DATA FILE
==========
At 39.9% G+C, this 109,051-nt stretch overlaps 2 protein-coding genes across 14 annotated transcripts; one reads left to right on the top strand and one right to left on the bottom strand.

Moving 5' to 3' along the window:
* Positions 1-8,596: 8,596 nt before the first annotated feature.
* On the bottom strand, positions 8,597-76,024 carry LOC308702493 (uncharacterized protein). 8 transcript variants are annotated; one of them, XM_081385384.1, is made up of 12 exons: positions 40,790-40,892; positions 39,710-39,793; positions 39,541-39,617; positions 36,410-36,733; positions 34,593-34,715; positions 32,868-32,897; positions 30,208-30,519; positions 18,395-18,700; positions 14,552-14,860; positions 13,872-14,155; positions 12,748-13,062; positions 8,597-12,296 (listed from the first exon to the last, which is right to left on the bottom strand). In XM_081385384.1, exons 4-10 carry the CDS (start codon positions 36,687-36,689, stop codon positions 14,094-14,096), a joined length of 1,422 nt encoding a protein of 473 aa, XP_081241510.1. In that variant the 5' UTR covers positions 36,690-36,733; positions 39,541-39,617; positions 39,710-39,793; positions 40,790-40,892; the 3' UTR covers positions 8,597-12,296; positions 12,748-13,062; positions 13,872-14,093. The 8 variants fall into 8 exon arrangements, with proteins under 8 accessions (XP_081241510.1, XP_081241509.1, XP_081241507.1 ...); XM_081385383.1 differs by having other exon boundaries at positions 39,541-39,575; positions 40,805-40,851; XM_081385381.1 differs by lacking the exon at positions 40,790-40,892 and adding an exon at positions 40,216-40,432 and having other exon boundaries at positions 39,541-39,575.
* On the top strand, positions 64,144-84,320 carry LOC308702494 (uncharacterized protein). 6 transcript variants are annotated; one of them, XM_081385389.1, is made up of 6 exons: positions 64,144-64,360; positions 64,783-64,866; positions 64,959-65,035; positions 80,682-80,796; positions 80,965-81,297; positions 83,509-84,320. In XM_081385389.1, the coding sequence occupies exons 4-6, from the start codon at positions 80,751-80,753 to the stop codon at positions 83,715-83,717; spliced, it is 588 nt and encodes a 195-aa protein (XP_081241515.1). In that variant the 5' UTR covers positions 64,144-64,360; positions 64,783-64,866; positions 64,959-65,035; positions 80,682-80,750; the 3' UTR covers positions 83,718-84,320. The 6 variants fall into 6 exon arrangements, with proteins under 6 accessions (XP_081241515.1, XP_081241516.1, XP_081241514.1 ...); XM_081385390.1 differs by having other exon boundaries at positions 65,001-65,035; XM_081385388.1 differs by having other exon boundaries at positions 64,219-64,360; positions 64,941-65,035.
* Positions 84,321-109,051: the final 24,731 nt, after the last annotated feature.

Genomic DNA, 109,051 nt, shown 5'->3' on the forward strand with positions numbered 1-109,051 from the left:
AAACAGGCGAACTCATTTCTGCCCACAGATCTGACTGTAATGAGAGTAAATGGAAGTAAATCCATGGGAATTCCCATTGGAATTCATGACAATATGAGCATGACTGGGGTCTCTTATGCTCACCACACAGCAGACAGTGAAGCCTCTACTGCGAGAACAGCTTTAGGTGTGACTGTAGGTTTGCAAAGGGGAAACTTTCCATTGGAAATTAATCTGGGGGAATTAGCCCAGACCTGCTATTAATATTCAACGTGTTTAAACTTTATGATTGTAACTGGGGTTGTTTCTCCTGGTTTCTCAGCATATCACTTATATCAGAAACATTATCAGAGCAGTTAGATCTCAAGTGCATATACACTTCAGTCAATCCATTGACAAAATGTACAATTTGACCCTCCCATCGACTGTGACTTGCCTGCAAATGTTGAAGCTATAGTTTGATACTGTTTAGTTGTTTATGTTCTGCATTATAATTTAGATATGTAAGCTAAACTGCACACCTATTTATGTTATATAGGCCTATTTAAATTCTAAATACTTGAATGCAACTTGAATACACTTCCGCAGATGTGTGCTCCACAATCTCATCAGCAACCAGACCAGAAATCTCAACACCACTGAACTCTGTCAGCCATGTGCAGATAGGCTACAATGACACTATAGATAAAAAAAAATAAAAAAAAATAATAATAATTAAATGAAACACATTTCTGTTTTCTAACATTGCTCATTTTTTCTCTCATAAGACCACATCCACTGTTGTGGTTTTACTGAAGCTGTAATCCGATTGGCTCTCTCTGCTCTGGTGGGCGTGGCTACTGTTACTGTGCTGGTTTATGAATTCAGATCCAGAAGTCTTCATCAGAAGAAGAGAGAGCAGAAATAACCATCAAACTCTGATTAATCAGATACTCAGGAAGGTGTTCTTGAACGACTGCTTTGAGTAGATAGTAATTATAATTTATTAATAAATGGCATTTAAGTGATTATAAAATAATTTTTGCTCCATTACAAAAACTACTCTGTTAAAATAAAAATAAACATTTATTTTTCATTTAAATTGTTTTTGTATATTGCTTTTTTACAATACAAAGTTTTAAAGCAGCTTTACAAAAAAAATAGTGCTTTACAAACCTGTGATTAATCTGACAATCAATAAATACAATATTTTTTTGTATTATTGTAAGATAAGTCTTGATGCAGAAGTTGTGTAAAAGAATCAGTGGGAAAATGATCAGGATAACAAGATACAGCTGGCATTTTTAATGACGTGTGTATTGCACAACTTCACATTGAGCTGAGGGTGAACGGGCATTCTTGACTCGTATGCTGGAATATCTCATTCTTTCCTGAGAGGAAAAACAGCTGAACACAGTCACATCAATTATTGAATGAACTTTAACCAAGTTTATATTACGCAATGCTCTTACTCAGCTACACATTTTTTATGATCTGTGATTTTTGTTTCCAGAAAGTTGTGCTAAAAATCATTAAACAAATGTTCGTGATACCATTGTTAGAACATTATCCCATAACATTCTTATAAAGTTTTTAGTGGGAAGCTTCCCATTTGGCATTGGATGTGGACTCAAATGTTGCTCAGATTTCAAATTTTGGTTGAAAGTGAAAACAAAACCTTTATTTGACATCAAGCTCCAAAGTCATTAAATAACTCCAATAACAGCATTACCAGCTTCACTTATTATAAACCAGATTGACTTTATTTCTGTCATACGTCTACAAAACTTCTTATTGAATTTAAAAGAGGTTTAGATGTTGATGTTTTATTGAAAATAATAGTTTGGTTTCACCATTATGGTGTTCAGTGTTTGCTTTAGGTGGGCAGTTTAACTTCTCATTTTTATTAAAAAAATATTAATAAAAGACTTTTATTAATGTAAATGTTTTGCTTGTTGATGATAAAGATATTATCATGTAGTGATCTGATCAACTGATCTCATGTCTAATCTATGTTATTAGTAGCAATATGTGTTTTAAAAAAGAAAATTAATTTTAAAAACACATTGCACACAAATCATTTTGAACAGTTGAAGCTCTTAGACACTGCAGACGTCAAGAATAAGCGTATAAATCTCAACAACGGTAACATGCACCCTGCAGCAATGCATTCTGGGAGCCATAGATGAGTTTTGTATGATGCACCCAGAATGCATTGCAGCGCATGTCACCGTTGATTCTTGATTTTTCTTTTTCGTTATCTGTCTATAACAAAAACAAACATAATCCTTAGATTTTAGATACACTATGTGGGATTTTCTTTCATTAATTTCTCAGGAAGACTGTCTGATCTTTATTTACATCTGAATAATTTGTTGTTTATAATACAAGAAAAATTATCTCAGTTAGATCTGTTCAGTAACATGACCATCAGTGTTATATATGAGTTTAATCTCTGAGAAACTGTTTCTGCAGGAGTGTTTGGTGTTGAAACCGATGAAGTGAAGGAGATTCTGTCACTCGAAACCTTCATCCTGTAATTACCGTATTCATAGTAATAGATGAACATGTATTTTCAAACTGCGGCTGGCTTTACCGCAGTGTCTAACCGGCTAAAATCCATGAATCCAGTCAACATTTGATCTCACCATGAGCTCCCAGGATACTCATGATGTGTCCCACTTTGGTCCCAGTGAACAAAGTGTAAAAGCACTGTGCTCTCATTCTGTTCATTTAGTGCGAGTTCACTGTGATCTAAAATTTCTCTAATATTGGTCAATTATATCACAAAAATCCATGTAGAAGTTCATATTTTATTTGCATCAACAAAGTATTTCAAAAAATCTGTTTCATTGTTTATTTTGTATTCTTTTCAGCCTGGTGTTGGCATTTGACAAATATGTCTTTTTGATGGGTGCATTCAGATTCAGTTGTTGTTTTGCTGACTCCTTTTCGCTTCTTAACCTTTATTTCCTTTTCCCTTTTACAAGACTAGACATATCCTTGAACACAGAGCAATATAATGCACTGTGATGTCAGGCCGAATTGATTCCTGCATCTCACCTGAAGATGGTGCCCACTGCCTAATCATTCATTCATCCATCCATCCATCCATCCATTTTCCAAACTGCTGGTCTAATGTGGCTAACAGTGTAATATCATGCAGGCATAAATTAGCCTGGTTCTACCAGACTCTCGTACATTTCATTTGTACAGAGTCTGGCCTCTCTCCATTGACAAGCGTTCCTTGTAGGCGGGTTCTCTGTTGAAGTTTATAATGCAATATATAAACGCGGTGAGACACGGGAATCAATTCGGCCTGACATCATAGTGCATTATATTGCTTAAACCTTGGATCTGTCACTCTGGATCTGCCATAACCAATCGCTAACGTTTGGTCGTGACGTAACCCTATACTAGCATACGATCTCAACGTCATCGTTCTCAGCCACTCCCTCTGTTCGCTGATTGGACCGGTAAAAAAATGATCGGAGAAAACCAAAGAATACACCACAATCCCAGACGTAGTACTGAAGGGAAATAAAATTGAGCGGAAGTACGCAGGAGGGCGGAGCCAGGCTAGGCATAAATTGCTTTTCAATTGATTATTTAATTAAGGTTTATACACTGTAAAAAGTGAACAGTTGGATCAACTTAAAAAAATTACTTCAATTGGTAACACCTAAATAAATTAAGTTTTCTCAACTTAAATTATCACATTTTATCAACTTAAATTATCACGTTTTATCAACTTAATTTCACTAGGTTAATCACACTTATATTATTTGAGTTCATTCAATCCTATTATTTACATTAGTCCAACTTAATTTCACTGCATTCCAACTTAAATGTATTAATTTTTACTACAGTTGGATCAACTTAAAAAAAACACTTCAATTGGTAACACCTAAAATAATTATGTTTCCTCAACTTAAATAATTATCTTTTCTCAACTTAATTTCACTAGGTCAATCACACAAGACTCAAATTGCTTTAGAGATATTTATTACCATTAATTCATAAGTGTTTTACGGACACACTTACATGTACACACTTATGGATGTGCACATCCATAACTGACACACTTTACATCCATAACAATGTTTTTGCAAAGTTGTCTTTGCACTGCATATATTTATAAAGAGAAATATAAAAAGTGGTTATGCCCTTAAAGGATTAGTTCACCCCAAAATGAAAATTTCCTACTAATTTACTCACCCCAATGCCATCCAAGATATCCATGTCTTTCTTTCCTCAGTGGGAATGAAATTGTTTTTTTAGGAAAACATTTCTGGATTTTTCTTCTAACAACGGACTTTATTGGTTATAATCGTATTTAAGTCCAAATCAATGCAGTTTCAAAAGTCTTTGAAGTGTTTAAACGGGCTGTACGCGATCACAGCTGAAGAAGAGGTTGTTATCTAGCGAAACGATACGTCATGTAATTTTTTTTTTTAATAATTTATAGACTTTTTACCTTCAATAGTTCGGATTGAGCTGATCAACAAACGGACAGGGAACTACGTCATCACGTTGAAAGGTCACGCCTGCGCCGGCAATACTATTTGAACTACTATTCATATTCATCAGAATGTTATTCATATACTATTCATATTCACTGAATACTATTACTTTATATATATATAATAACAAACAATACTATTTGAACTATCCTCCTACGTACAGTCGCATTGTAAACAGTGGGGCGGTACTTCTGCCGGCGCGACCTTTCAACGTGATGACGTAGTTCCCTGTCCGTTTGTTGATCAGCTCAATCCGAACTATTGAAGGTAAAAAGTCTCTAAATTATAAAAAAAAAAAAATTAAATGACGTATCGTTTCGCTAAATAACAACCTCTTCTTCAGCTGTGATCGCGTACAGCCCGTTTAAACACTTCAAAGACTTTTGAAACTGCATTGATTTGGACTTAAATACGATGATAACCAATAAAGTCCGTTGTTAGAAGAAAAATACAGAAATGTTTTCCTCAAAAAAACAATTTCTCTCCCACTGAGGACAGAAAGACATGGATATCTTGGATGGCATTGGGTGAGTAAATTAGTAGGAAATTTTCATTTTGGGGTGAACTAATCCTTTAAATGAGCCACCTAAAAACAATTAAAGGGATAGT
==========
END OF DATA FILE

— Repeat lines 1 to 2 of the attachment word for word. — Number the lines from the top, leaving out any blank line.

At 39.9% G+C, this 109,051-nt stretch overlaps 2 protein-coding genes across 14 annotated transcripts; one reads left to right on the top strand and one right to left on the bottom strand.

Moving 5' to 3' along the window: